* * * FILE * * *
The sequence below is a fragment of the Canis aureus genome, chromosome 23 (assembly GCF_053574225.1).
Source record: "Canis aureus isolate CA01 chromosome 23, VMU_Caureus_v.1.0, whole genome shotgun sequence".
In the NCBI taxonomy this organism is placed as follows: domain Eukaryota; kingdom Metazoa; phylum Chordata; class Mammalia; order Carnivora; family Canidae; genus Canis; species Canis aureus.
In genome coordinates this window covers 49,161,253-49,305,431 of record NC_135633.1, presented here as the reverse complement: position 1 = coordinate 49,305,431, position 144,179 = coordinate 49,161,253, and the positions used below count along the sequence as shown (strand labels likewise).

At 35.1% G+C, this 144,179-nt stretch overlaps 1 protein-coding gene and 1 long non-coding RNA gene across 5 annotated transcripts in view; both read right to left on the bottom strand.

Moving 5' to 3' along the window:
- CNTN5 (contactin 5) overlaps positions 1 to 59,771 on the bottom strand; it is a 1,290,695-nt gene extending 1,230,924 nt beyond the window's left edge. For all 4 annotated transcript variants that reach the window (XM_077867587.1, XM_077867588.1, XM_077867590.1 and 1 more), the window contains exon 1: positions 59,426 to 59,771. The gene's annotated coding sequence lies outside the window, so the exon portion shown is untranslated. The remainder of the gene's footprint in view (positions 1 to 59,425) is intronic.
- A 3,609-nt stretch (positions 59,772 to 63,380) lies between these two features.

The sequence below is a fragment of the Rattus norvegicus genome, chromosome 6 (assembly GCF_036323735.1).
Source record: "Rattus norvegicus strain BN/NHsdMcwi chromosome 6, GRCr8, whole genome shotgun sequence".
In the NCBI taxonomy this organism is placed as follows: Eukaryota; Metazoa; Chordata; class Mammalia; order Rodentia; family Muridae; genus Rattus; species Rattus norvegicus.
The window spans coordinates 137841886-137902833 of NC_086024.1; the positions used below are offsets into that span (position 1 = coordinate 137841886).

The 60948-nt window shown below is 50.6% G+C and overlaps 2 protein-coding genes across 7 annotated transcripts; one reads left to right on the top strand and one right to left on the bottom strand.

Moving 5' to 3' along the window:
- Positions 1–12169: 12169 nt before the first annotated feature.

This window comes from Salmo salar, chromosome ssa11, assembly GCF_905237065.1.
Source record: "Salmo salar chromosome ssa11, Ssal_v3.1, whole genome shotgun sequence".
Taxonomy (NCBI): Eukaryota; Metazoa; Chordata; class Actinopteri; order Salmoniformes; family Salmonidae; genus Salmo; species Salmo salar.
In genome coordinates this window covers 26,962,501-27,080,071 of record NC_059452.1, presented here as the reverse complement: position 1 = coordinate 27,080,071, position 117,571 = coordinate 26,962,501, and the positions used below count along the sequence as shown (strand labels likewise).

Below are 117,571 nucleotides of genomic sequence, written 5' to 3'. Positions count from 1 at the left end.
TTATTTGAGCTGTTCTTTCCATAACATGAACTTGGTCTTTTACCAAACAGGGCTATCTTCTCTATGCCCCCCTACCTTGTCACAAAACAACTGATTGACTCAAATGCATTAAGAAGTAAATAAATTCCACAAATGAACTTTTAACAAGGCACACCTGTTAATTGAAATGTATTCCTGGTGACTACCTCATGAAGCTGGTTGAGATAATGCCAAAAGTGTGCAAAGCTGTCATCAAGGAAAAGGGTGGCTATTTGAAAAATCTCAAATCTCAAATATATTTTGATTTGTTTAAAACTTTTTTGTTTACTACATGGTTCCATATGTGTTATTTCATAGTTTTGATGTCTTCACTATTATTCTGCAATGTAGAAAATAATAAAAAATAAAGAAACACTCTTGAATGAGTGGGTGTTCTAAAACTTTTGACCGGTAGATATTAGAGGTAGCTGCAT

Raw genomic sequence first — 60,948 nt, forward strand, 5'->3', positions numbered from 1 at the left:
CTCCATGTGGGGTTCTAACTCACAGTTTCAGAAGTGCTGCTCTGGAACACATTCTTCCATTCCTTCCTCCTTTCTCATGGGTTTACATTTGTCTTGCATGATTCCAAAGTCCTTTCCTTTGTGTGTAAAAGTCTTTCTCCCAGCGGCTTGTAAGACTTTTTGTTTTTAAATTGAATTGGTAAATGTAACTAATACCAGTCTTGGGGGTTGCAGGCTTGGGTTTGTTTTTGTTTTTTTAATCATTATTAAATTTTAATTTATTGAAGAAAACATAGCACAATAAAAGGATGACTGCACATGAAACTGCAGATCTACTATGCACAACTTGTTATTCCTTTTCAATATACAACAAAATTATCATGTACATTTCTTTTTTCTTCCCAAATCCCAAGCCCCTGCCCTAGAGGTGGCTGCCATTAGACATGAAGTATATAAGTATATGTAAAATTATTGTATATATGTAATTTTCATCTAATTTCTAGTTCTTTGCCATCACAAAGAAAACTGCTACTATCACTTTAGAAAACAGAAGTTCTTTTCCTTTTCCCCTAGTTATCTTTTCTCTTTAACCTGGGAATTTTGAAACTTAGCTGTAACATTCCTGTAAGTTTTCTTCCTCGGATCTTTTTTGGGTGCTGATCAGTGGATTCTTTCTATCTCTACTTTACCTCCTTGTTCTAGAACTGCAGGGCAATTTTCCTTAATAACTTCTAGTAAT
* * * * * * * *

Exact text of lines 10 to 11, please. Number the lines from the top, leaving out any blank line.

Source record: "Rattus norvegicus strain BN/NHsdMcwi chromosome 6, GRCr8, whole genome shotgun sequence".
In the NCBI taxonomy this organism is placed as follows: Eukaryota; Metazoa; Chordata; class Mammalia; order Rodentia; family Muridae; genus Rattus; species Rattus norvegicus.